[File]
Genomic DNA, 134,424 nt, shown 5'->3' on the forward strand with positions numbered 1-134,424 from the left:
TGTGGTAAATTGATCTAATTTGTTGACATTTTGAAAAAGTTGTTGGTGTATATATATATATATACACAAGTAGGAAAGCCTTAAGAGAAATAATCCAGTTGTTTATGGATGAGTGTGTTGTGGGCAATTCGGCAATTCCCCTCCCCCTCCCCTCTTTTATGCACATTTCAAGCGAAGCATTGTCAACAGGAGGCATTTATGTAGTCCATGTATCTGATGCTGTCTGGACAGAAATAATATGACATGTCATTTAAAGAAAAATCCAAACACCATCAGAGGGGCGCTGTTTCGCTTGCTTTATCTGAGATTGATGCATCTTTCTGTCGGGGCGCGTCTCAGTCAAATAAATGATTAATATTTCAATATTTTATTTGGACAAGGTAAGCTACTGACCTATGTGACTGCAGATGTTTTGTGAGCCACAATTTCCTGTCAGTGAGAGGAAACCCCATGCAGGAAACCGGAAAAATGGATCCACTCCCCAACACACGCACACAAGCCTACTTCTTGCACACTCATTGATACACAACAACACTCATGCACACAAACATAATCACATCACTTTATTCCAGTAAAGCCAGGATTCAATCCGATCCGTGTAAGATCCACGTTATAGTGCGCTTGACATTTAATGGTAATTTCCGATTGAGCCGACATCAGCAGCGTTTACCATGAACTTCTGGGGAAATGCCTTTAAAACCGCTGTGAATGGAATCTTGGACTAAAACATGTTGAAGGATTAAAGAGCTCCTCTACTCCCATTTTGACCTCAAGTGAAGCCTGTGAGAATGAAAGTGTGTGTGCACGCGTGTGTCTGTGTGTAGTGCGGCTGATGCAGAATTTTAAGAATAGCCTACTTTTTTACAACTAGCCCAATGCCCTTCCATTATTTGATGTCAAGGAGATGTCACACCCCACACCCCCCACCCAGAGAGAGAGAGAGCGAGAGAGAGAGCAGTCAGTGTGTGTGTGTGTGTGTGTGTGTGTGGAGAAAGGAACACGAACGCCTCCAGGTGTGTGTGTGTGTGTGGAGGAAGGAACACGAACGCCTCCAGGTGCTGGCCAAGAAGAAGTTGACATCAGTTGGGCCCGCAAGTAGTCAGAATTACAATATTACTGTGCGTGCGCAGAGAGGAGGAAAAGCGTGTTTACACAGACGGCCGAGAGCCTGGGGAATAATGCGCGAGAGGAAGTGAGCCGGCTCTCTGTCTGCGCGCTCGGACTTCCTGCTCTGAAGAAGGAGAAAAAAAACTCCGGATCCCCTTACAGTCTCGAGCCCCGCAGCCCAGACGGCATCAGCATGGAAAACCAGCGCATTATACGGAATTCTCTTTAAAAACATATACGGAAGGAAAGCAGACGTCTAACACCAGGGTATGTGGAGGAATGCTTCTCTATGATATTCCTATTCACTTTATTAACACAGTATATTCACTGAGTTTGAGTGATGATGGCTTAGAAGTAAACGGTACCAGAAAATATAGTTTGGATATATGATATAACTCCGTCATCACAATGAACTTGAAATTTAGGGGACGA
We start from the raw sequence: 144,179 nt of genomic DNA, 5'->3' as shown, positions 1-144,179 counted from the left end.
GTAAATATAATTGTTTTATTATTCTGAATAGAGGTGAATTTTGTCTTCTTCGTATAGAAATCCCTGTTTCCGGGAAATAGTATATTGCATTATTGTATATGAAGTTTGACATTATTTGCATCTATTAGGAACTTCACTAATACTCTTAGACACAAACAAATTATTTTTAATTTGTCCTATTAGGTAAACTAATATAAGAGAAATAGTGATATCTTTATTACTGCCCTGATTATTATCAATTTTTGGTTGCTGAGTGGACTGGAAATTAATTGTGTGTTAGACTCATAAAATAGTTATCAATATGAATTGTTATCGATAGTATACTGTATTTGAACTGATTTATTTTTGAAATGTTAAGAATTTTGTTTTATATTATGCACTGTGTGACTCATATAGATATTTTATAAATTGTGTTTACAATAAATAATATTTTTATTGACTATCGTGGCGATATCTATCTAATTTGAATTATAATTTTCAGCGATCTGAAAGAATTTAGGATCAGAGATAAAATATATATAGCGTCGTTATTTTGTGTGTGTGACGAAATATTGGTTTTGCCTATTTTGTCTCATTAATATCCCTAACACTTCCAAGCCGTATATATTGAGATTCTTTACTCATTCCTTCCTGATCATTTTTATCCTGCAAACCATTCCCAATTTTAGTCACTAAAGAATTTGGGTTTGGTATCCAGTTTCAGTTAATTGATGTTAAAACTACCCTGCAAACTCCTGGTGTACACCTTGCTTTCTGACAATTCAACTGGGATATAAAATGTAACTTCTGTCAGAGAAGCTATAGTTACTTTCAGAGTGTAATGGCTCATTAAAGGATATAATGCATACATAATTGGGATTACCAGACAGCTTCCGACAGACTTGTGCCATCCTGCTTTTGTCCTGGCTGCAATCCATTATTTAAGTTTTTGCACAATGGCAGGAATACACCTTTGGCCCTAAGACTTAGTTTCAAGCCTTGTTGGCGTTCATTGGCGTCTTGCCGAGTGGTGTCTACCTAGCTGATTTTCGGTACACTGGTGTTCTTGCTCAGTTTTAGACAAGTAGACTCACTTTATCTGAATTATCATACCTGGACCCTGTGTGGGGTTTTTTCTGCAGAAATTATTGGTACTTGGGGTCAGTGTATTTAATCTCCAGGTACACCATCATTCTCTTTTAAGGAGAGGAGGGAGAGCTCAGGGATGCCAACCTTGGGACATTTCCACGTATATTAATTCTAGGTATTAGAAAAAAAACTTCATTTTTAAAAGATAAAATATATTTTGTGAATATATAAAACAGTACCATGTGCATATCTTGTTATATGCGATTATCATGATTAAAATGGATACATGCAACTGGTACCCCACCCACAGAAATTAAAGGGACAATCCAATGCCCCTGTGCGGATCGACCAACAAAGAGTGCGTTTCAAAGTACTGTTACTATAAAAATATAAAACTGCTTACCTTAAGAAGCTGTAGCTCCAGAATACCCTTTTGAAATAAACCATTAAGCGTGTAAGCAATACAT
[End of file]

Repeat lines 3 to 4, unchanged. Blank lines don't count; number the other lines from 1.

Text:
We start from the raw sequence: 144,179 nt of genomic DNA, 5'->3' as shown, positions 1-144,179 counted from the left end.
GTAAATATAATTGTTTTATTATTCTGAATAGAGGTGAATTTTGTCTTCTTCGTATAGAAATCCCTGTTTCCGGGAAATAGTATATTGCATTATTGTATATGAAGTTTGACATTATTTGCATCTATTAGGAACTTCACTAATACTCTTAGACACAAACAAATTATTTTTAATTTGTCCTATTAGGTAAACTAATATAAGAGAAATAGTGATATCTTTATTACTGCCCTGATTATTATCAATTTTTGGTTGCTGAGTGGACTGGAAATTAATTGTGTGTTAGACTCATAAAATAGTTATCAATATGAATTGTTATCGATAGTATACTGTATTTGAACTGATTTATTTTTGAAATGTTAAGAATTTTGTTTTATATTATGCACTGTGTGACTCATATAGATATTTTATAAATTGTGTTTACAATAAATAATATTTTTATTGACTATCGTGGCGATATCTATCTAATTTGAATTATAATTTTCAGCGATCTGAAAGAATTTAGGATCAGAGATAAAATATATATAGCGTCGTTATTTTGTGTGTGTGACGAAATATTGGTTTTGCCTATTTTGTCTCATTAATATCCCTAACACTTCCAAGCCGTATATATTGAGATTCTTTACTCATTCCTTCCTGATCATTTTTATCCTGCAAACCATTCCCAATTTTAGTCACTAAAGAATTTGGGTTTGGTATCCAGTTTCAGTTAATTGATGTTAAAACTACCCTGCAAACTCCTGGTGTACACCTTGCTTTCTGACAATTCAACTGGGATATAAAATGTAACTTCTGTCAGAGAAGCTATAGTTACTTTCAGAGTGTAATGGCTCATTAAAGGATATAATGCATACATAATTGGGATTACCAGACAGCTTCCGACAGACTTGTGCCATCCTGCTTTTGTCCTGGCTGCAATCCATTATTTAAGTTTTTGCACAATGGCAGGAATACACCTTTGGCCCTAAGACTTAGTTTCAAGCCTTGTTGGCGTTCATTGGCGTCTTGCCGAGTGGTGTCTACCTAGCTGATTTTCGGTACACTGGTGTTCTTGCTCAGTTTTAGACAAGTAGACTCACTTTATCTGAATTATCATACCTGGACCCTGTGTGGGGTTTTTTCTGCAGAAATTATTGGTACTTGGGGTCAGTGTATTTAATCTCCAGGTACACCATCATTCTCTTTTAAGGAGAGGAGGGAGAGCTCAGGGATGCCAACCTTGGGACATTTCCACGTATATTAATTCTAGGTATTAGAAAAAAAACTTCATTTTTAAAAGATAAAATATATTTTGTGAATATATAAAACAGTACCATGTGCATATCTTGTTATATGCGATTATCATGATTAAAATGGATACATGCAACTGGTACCCCACCCACAGAAATTAAAGGGACAATCCAATGCCCCTGTGCGGATCGACCAACAAAGAGTGCGTTTCAAAGTACTGTTACTATAAAAATATAAAACTGCTTACCTTAAGAAGCTGTAGCTCCAGAATACCCTTTTGAAATAAACCATTAAGCGTGTAAGCAATACAT